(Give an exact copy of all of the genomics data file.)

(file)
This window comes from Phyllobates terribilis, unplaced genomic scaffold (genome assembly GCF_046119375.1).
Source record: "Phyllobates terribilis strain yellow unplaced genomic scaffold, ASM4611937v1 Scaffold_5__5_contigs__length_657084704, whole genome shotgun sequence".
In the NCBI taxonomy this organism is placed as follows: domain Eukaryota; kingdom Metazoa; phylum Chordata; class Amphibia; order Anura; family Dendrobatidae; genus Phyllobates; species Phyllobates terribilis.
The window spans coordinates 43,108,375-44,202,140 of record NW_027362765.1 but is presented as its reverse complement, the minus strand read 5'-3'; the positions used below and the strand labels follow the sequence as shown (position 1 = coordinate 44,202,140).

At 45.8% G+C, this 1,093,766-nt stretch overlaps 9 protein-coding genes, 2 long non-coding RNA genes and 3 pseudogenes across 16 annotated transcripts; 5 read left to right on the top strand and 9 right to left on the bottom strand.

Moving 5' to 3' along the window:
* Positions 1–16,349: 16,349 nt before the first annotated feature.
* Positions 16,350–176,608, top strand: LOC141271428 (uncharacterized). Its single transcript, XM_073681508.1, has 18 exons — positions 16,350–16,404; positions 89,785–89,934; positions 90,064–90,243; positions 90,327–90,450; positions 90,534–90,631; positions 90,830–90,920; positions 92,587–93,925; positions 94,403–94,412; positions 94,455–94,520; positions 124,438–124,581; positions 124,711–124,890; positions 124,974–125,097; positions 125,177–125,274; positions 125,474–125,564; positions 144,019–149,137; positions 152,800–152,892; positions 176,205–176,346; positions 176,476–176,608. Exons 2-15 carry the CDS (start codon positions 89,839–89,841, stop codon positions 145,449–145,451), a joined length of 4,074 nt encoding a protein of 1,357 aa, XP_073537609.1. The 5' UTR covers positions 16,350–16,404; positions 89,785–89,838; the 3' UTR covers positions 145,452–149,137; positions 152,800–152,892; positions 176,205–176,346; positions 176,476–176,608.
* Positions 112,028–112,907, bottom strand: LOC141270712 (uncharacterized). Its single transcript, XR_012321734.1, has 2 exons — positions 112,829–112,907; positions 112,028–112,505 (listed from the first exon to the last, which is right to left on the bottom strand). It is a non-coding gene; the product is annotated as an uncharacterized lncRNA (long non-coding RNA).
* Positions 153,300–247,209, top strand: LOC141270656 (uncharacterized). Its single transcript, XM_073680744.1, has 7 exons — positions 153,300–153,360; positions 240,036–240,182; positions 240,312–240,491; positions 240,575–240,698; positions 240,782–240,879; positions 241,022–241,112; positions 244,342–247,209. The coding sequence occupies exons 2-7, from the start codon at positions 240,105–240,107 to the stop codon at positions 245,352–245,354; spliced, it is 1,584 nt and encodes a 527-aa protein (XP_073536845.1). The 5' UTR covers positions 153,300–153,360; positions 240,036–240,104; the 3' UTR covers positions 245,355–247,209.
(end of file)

This window comes from Phyllobates terribilis, unplaced genomic scaffold (genome assembly GCF_046119375.1).
Source record: "Phyllobates terribilis strain yellow unplaced genomic scaffold, ASM4611937v1 Scaffold_5__5_contigs__length_657084704, whole genome shotgun sequence".
In the NCBI taxonomy this organism is placed as follows: domain Eukaryota; kingdom Metazoa; phylum Chordata; class Amphibia; order Anura; family Dendrobatidae; genus Phyllobates; species Phyllobates terribilis.
The window spans coordinates 43,108,375-44,202,140 of record NW_027362765.1 but is presented as its reverse complement, the minus strand read 5'-3'; the positions used below and the strand labels follow the sequence as shown (position 1 = coordinate 44,202,140).

At 45.8% G+C, this 1,093,766-nt stretch overlaps 9 protein-coding genes, 2 long non-coding RNA genes and 3 pseudogenes across 16 annotated transcripts; 5 read left to right on the top strand and 9 right to left on the bottom strand.

Moving 5' to 3' along the window:
* Positions 1–16,349: 16,349 nt before the first annotated feature.
* Positions 16,350–176,608, top strand: LOC141271428 (uncharacterized). Its single transcript, XM_073681508.1, has 18 exons — positions 16,350–16,404; positions 89,785–89,934; positions 90,064–90,243; positions 90,327–90,450; positions 90,534–90,631; positions 90,830–90,920; positions 92,587–93,925; positions 94,403–94,412; positions 94,455–94,520; positions 124,438–124,581; positions 124,711–124,890; positions 124,974–125,097; positions 125,177–125,274; positions 125,474–125,564; positions 144,019–149,137; positions 152,800–152,892; positions 176,205–176,346; positions 176,476–176,608. Exons 2-15 carry the CDS (start codon positions 89,839–89,841, stop codon positions 145,449–145,451), a joined length of 4,074 nt encoding a protein of 1,357 aa, XP_073537609.1. The 5' UTR covers positions 16,350–16,404; positions 89,785–89,838; the 3' UTR covers positions 145,452–149,137; positions 152,800–152,892; positions 176,205–176,346; positions 176,476–176,608.
* Positions 112,028–112,907, bottom strand: LOC141270712 (uncharacterized). Its single transcript, XR_012321734.1, has 2 exons — positions 112,829–112,907; positions 112,028–112,505 (listed from the first exon to the last, which is right to left on the bottom strand). It is a non-coding gene; the product is annotated as an uncharacterized lncRNA (long non-coding RNA).
* Positions 153,300–247,209, top strand: LOC141270656 (uncharacterized). Its single transcript, XM_073680744.1, has 7 exons — positions 153,300–153,360; positions 240,036–240,182; positions 240,312–240,491; positions 240,575–240,698; positions 240,782–240,879; positions 241,022–241,112; positions 244,342–247,209. The coding sequence occupies exons 2-7, from the start codon at positions 240,105–240,107 to the stop codon at positions 245,352–245,354; spliced, it is 1,584 nt and encodes a 527-aa protein (XP_073536845.1). The 5' UTR covers positions 153,300–153,360; positions 240,036–240,104; the 3' UTR covers positions 245,355–247,209.